Adventus Americas Inc.

SITE Technology Capsule - DARAMEND Bioremediation Technology

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Courtesy of Adventus Americas Inc.

GRACE Bioremediation Technologies’ DARAMENDTM Bioremediation Technology is an amendment-enhanced
bioremediation technology for soils and sediments contaminated with a wide variety of organic contaminants including
chlorinated phenols, polynuclear aromatic hydrocarbons (PAHs) and petroleum hydrocarbons. The technology may be applied ex situ to sediment and soil and in situ to near-surface soils. The technology is based upon the addition of solid-phase organic amendments of specific particle-size distribution and nutrient content. The amendments increase the ability of the soil matrix to supply biologically available water and nutrients to microorganisms that are capable of degrading the target compounds. In addition, the amendments bind pollutants to reduce the acute toxicity of the soil’s aqueous phase, thereby allowing microorganisms to survive in soils containing very high concentrations of toxicants.
The DARAMENDTM Bioremediation Technology was evaluated under the SITE program at the Domtar Wood Preserving Facility in Trenton, ON, Canada. The facility formerly treated wooden poles with solutions of creosote and pentachlorophenol (PCP). Soil at the site is contaminated with chlorinated phenols and PAHs at concentrations of up to 700 mg/kg and 3,000 mg/kg, respectively. Results from the SITE Demonstration indicate that the DARAMENDTM Bioremediation Technology significantly reduced total chlorinated phenols (TCPs), PAHs, and total recoverable petroleum hydrocarbons (TRPH) in the contaminated soils. Toxicity tests, using earthworm mortality and seed germination inhibition, indicated that the bioremediation process reduced the toxicity of the soils to these organisms. Water balance was successfully maintained to avoid the generation of contaminant-laden leachate. The DARAMENDTM Bioremediation Technology was implemented without any difficulties and it generally operated well throughout the demonstration period. The DARAMENDTM Bioremediation Technology was evaluated based on seven criteria used for decision making in the Superfund feasibility study (FS) process. Results of the evaluation are summarized in Table 1.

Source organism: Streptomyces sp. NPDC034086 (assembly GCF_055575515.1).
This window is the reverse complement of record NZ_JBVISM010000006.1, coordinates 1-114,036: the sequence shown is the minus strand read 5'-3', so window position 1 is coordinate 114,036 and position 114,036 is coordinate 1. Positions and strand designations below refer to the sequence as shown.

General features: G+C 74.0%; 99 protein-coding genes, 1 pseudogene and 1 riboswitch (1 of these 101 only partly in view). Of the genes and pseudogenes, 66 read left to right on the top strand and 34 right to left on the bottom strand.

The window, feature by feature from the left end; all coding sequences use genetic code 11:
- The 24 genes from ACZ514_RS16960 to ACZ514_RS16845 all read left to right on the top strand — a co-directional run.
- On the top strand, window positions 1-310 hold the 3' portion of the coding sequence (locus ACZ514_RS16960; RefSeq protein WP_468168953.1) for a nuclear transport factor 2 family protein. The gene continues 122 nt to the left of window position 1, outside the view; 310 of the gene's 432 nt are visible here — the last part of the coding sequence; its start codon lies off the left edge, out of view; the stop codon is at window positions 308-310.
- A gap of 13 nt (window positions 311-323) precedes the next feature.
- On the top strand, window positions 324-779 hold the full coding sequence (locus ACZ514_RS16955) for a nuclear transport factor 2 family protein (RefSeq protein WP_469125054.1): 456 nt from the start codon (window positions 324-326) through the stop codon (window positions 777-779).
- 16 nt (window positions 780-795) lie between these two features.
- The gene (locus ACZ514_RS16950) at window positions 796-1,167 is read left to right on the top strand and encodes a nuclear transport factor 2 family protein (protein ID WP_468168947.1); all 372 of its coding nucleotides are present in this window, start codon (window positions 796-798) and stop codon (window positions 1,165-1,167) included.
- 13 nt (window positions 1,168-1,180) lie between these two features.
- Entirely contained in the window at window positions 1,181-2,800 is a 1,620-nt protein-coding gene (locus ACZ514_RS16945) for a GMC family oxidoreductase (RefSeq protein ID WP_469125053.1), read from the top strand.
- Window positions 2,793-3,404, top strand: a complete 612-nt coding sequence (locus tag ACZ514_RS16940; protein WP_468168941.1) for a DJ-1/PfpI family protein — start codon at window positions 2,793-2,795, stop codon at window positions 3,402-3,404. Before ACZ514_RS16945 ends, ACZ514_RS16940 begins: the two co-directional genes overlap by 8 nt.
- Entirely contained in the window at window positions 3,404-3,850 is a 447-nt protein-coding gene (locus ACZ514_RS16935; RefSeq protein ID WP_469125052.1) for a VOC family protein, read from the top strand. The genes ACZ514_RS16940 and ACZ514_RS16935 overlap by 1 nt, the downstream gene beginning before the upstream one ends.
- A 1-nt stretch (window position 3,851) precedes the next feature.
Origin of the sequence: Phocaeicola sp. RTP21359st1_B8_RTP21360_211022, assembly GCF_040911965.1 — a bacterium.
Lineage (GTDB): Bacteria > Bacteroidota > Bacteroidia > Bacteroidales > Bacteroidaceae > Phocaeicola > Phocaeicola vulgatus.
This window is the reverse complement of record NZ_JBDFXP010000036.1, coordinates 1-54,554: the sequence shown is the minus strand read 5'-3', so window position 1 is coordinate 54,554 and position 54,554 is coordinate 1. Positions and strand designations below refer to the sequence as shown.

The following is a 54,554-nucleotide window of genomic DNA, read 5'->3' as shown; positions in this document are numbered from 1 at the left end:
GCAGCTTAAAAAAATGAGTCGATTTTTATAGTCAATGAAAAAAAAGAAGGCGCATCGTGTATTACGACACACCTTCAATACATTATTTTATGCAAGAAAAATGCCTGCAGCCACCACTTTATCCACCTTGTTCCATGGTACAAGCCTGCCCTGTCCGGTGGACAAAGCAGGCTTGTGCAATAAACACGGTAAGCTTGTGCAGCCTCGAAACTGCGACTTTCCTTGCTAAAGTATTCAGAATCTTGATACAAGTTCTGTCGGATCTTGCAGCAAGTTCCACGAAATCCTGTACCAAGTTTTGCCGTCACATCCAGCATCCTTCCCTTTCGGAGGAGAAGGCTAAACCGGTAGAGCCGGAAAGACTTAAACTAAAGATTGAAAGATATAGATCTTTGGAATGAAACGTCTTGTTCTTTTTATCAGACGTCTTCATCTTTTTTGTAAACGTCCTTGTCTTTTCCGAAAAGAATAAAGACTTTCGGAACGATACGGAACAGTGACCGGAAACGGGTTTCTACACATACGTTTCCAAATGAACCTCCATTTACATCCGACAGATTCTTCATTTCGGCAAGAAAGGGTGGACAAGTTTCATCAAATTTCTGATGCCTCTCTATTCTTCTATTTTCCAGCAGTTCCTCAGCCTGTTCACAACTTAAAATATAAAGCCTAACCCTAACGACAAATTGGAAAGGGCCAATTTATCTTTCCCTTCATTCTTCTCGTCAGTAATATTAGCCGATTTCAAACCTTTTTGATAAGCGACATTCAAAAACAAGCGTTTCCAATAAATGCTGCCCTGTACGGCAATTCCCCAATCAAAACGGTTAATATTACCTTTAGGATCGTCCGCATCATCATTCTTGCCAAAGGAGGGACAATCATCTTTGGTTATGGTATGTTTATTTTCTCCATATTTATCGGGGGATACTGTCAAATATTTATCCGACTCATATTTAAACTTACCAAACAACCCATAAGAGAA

In 1980, the U.S. Congress passed the Comprehensive Environmental Response, Compensation, and Liability Act (CERCLA), also known as Superfund, which was committed to protecting human health and the environment from uncontrolled hazardous waste sites. CERCLA was amended by the Super-fund Amendments and Reauthorization Act (SARA) in 1986, which calls for long-term effectiveness and permanence of remedies at Superfund sites. SARA mandates implementing permanent solutions and using alternative treatment technologies or resource recovery technologies, to the maximum extent possible, to clean up hazardous waste sites. State and federal agencies, as well as private parties, are now exploring a growing number of innovative technologies for treating hazardous wastes. The sites on the National Priorities List total over 1,700 and represent a broad spectrum of physical, chemical, and environmental conditions requiring various types of remediation. The U.S. Environmental Protection Agency (EPA) has focused on policy, technical, and informational issues in exploring and applying new remediation technologies to Superfund sites.

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